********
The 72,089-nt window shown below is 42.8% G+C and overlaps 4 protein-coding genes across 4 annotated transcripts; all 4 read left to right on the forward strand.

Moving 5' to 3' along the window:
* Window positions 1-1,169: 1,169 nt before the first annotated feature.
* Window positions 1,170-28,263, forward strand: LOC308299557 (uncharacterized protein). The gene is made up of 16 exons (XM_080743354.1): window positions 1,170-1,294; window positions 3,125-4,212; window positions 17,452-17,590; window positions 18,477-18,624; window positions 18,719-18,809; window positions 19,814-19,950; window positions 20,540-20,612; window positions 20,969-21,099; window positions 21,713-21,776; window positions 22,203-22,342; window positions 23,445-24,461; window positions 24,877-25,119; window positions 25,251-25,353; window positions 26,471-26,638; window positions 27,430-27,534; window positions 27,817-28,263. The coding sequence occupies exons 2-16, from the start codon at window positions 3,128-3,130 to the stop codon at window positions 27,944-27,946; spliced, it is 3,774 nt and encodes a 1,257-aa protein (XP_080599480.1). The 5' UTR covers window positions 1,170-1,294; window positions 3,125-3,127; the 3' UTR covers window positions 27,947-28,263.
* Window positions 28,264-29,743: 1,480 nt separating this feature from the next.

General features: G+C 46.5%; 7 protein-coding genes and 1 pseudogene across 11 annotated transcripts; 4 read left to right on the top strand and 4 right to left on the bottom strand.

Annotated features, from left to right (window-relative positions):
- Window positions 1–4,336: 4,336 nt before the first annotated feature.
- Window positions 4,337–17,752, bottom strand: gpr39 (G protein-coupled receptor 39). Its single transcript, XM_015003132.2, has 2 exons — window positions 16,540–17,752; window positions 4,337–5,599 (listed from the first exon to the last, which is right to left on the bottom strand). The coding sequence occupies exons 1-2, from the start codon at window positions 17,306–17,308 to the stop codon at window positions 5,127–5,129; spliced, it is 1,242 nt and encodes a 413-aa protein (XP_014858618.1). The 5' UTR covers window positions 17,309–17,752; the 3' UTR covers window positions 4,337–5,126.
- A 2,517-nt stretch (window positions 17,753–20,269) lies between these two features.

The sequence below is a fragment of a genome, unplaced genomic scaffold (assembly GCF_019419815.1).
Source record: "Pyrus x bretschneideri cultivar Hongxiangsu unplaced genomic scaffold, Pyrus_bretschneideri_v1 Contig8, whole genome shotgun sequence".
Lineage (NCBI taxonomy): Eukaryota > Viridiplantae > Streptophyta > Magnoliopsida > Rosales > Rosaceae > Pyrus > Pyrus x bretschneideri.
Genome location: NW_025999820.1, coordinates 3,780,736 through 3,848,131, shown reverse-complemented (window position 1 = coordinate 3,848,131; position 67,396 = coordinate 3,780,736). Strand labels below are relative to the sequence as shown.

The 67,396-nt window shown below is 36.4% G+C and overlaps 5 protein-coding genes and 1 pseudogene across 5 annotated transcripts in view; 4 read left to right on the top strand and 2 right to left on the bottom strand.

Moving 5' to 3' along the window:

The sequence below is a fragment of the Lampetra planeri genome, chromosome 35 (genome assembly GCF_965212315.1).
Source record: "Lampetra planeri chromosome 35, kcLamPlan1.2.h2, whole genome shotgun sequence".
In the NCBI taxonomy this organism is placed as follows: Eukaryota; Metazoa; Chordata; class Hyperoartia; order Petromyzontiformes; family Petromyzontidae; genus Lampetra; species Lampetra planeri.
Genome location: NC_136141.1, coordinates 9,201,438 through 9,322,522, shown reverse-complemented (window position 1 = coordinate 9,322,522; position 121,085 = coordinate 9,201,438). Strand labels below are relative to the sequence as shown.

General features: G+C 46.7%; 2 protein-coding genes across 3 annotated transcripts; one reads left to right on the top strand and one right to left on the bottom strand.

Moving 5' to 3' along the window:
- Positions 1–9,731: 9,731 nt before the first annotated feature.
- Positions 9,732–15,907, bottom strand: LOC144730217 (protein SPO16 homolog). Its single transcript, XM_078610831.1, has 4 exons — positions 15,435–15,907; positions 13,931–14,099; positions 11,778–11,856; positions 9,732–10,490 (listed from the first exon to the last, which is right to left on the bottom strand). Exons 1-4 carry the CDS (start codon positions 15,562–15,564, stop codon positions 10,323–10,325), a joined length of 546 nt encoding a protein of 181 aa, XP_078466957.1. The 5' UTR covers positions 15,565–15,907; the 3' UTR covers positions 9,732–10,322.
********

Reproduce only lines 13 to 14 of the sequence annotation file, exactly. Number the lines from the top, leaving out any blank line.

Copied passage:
Lineage (NCBI taxonomy): Eukaryota > Viridiplantae > Streptophyta > Magnoliopsida > Rosales > Rosaceae > Pyrus > Pyrus x bretschneideri.
Genome location: NW_025999820.1, coordinates 3,780,736 through 3,848,131, shown reverse-complemented (window position 1 = coordinate 3,848,131; position 67,396 = coordinate 3,780,736). Strand labels below are relative to the sequence as shown.